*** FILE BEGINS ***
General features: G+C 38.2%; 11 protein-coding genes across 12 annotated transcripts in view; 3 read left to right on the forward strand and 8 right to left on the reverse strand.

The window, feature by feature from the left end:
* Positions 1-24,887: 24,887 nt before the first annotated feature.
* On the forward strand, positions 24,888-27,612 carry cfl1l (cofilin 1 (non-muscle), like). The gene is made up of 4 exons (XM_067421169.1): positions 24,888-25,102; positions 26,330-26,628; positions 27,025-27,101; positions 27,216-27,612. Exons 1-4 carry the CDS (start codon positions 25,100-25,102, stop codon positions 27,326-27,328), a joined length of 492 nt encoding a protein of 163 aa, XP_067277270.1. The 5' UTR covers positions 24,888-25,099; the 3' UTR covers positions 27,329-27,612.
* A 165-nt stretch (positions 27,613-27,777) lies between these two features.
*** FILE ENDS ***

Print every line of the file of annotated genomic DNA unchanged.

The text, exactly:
General features: G+C 38.2%; 11 protein-coding genes across 12 annotated transcripts in view; 3 read left to right on the forward strand and 8 right to left on the reverse strand.

The window, feature by feature from the left end:
* Positions 1-24,887: 24,887 nt before the first annotated feature.
* On the forward strand, positions 24,888-27,612 carry cfl1l (cofilin 1 (non-muscle), like). The gene is made up of 4 exons (XM_067421169.1): positions 24,888-25,102; positions 26,330-26,628; positions 27,025-27,101; positions 27,216-27,612. Exons 1-4 carry the CDS (start codon positions 25,100-25,102, stop codon positions 27,326-27,328), a joined length of 492 nt encoding a protein of 163 aa, XP_067277270.1. The 5' UTR covers positions 24,888-25,099; the 3' UTR covers positions 27,329-27,612.
* A 165-nt stretch (positions 27,613-27,777) lies between these two features.